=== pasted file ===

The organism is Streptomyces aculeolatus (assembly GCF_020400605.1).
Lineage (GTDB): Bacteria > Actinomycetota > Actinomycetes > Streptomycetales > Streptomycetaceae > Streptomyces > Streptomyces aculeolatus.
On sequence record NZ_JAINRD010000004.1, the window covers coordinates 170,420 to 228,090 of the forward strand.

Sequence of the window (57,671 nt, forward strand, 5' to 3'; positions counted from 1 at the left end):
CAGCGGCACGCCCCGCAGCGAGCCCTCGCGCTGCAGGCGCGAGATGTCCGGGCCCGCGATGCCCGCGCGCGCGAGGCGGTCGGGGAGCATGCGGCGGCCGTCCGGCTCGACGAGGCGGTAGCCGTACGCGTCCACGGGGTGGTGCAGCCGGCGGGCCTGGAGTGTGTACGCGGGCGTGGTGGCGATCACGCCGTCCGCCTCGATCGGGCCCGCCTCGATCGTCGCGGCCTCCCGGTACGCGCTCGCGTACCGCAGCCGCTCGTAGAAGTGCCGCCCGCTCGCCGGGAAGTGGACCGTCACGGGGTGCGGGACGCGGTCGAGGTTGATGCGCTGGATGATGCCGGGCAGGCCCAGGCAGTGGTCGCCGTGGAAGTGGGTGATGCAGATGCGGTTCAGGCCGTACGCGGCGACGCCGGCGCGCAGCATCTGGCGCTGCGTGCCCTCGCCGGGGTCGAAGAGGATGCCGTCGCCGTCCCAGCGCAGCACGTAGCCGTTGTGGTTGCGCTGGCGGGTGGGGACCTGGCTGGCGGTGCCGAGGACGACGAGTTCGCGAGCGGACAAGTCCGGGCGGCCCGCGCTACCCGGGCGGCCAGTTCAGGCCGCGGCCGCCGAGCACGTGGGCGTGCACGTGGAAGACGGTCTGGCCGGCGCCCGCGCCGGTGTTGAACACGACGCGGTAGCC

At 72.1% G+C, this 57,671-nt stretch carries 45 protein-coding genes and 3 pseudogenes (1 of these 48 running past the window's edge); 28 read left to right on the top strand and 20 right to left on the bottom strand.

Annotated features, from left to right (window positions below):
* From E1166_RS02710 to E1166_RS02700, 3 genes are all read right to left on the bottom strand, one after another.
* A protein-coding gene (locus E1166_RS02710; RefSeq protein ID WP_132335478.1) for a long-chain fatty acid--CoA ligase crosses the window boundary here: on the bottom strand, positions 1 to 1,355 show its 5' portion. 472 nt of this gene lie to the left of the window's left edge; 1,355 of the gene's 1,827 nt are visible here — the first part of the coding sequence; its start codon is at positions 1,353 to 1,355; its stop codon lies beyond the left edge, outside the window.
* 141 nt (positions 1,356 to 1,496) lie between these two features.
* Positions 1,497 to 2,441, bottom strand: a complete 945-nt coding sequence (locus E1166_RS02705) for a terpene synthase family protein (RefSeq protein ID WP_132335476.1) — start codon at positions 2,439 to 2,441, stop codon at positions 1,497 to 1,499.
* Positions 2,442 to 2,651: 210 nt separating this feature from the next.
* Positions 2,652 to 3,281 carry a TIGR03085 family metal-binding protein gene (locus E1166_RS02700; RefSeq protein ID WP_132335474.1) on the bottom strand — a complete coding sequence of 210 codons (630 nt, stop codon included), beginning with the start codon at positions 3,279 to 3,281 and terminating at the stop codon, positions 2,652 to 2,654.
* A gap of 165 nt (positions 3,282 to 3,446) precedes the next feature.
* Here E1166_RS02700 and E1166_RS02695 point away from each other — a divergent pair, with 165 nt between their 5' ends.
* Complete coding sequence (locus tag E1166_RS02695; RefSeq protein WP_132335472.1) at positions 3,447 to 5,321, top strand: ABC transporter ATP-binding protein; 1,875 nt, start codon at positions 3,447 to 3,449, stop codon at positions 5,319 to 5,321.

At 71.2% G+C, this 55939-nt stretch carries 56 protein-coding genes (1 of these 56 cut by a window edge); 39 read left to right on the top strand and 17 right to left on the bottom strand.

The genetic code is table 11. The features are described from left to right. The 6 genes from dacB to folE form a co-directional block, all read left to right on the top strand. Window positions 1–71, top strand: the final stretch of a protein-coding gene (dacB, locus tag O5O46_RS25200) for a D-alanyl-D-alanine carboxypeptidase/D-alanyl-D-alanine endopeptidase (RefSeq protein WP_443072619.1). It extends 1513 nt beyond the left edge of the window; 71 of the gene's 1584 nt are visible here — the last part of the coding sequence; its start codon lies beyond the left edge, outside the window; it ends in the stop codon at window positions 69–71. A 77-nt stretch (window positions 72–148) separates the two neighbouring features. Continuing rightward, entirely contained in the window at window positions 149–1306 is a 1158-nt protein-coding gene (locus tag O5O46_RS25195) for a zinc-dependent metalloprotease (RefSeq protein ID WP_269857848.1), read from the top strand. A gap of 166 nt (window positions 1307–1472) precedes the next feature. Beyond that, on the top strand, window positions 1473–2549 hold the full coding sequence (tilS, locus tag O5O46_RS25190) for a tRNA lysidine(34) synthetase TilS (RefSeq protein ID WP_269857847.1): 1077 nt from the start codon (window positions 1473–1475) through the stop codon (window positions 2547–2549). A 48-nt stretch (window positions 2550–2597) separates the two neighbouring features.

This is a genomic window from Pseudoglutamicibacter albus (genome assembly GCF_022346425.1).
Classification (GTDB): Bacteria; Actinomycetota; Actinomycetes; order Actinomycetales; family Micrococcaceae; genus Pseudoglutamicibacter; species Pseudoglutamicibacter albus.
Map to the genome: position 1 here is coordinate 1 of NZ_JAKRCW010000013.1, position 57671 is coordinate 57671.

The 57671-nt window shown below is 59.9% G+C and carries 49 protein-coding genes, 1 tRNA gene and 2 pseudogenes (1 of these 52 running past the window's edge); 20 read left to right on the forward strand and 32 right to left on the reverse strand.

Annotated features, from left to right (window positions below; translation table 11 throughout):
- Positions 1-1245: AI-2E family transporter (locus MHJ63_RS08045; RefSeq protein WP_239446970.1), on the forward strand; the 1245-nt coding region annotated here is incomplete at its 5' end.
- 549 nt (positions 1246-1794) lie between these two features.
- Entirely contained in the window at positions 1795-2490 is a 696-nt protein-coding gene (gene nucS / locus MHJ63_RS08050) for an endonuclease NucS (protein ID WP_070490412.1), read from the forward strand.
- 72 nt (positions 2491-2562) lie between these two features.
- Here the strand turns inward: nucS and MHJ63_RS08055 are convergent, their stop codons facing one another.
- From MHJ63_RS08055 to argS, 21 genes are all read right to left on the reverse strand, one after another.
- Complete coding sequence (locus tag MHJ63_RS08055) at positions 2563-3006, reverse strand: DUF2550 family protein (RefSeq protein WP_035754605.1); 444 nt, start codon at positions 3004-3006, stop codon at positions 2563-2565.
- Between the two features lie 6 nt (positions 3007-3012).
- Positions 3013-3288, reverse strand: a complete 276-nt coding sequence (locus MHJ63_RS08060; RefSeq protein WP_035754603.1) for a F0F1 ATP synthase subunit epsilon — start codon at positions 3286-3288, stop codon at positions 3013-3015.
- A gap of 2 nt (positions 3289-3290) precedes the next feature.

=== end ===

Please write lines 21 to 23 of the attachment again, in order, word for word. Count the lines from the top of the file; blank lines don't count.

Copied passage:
Map to the genome: position 1 here is coordinate 1 of NZ_JAKRCW010000013.1, position 57671 is coordinate 57671.

The 57671-nt window shown below is 59.9% G+C and carries 49 protein-coding genes, 1 tRNA gene and 2 pseudogenes (1 of these 52 running past the window's edge); 20 read left to right on the forward strand and 32 right to left on the reverse strand.

Annotated features, from left to right (window positions below; translation table 11 throughout):